INVESTING in children is the key to reducing social and economic gaps.
This was the message emanating from a meeting of government representatives from across the East Asia and Pacific region in Vietnam last week.
In a statement from the United Nations Children's Fund Pacific office, 16 representatives discussed various fiscal and social policies that could end the growing disparities and promote a sustainable future.
"Economic growth in the Asia-Pacific region has lifted millions of people out of poverty. Critical social indicators have shown remarkable progress with a 68 per cent drop in child mortality since 1990 and the majority of children in the region getting a primary school education," UNICEF said.
"But this success masks uneven progress with the prosperity of many hiding the deepening poverty of others.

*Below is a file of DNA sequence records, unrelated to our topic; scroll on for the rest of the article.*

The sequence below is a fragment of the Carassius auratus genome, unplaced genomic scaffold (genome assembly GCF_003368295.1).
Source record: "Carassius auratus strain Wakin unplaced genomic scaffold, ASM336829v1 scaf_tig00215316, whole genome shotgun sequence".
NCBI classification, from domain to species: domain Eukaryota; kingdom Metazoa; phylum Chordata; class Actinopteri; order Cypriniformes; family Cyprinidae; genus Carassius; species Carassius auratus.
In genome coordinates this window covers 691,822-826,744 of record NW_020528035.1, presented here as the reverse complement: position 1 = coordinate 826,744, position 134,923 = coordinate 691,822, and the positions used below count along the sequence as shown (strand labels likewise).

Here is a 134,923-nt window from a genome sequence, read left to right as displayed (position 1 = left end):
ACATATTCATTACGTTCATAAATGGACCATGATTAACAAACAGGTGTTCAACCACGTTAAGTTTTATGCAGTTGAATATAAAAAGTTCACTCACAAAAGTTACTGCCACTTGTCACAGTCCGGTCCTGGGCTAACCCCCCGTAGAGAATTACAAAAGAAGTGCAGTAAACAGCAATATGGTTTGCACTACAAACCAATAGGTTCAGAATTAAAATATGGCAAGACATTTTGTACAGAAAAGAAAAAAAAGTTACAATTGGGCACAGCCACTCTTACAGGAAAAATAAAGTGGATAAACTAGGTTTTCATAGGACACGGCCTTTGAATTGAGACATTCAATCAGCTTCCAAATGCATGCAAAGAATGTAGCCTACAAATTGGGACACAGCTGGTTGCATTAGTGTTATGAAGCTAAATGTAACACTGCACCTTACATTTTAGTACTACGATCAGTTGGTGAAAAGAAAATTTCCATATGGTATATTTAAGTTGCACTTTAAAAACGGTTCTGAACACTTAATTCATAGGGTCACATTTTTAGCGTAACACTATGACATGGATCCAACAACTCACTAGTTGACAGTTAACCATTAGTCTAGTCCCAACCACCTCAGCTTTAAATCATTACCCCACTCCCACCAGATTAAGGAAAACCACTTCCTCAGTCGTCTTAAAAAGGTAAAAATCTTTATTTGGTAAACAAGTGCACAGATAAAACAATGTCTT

"Millions of families in the region are being bypassed by both economic growth and progress on key social indicators.
"For the Pacific Islands, high exposure to commodity price fluctuations, geographic isolation, and high reliance on imported food and fuel, has constrained growth and poverty reduction.
"Across the region, many children still do not have access to essential social services like healthcare and education because they are poor or live in rural or remote areas.
"Evidence from early-warning monitoring of vulnerable families in the Pacific shows that adequate food and nutrition is a growing concern."
UNICEF says 70 per cent of households surveyed reported insufficient food budgets, particularly in urban areas.